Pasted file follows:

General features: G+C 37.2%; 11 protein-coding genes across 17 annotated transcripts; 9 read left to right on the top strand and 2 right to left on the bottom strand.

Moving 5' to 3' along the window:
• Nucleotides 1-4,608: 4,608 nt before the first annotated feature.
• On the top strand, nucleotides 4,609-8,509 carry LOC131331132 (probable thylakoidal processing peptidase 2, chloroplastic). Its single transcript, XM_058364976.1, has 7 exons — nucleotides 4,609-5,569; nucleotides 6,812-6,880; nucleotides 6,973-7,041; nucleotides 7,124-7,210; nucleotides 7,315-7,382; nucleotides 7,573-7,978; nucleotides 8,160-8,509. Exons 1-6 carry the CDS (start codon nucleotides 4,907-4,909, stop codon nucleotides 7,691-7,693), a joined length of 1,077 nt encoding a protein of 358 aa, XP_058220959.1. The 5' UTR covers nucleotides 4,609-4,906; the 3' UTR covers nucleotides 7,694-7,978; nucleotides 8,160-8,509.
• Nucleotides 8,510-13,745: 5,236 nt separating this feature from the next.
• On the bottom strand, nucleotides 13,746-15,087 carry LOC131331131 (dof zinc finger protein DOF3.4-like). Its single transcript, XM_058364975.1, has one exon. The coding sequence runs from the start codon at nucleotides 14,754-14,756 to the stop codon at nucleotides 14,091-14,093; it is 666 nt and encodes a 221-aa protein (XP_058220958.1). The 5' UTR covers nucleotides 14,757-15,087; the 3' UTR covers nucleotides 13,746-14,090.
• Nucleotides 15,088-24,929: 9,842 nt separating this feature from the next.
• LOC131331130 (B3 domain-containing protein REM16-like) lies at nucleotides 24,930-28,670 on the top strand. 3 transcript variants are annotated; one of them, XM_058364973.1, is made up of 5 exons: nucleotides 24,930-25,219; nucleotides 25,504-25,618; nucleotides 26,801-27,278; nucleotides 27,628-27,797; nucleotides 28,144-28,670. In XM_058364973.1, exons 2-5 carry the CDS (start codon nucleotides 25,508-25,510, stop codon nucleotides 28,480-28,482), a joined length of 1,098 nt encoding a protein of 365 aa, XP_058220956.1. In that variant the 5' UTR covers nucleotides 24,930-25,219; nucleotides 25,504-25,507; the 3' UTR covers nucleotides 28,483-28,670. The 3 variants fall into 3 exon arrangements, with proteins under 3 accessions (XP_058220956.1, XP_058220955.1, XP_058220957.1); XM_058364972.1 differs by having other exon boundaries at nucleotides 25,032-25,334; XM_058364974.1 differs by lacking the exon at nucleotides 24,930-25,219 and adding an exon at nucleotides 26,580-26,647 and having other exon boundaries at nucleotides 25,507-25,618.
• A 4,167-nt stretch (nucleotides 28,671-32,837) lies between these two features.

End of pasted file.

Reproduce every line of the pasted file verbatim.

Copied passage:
General features: G+C 37.2%; 11 protein-coding genes across 17 annotated transcripts; 9 read left to right on the top strand and 2 right to left on the bottom strand.

Moving 5' to 3' along the window:
• Nucleotides 1-4,608: 4,608 nt before the first annotated feature.
• On the top strand, nucleotides 4,609-8,509 carry LOC131331132 (probable thylakoidal processing peptidase 2, chloroplastic). Its single transcript, XM_058364976.1, has 7 exons — nucleotides 4,609-5,569; nucleotides 6,812-6,880; nucleotides 6,973-7,041; nucleotides 7,124-7,210; nucleotides 7,315-7,382; nucleotides 7,573-7,978; nucleotides 8,160-8,509. Exons 1-6 carry the CDS (start codon nucleotides 4,907-4,909, stop codon nucleotides 7,691-7,693), a joined length of 1,077 nt encoding a protein of 358 aa, XP_058220959.1. The 5' UTR covers nucleotides 4,609-4,906; the 3' UTR covers nucleotides 7,694-7,978; nucleotides 8,160-8,509.
• Nucleotides 8,510-13,745: 5,236 nt separating this feature from the next.
• On the bottom strand, nucleotides 13,746-15,087 carry LOC131331131 (dof zinc finger protein DOF3.4-like). Its single transcript, XM_058364975.1, has one exon. The coding sequence runs from the start codon at nucleotides 14,754-14,756 to the stop codon at nucleotides 14,091-14,093; it is 666 nt and encodes a 221-aa protein (XP_058220958.1). The 5' UTR covers nucleotides 14,757-15,087; the 3' UTR covers nucleotides 13,746-14,090.
• Nucleotides 15,088-24,929: 9,842 nt separating this feature from the next.
• LOC131331130 (B3 domain-containing protein REM16-like) lies at nucleotides 24,930-28,670 on the top strand. 3 transcript variants are annotated; one of them, XM_058364973.1, is made up of 5 exons: nucleotides 24,930-25,219; nucleotides 25,504-25,618; nucleotides 26,801-27,278; nucleotides 27,628-27,797; nucleotides 28,144-28,670. In XM_058364973.1, exons 2-5 carry the CDS (start codon nucleotides 25,508-25,510, stop codon nucleotides 28,480-28,482), a joined length of 1,098 nt encoding a protein of 365 aa, XP_058220956.1. In that variant the 5' UTR covers nucleotides 24,930-25,219; nucleotides 25,504-25,507; the 3' UTR covers nucleotides 28,483-28,670. The 3 variants fall into 3 exon arrangements, with proteins under 3 accessions (XP_058220956.1, XP_058220955.1, XP_058220957.1); XM_058364972.1 differs by having other exon boundaries at nucleotides 25,032-25,334; XM_058364974.1 differs by lacking the exon at nucleotides 24,930-25,219 and adding an exon at nucleotides 26,580-26,647 and having other exon boundaries at nucleotides 25,507-25,618.
• A 4,167-nt stretch (nucleotides 28,671-32,837) lies between these two features.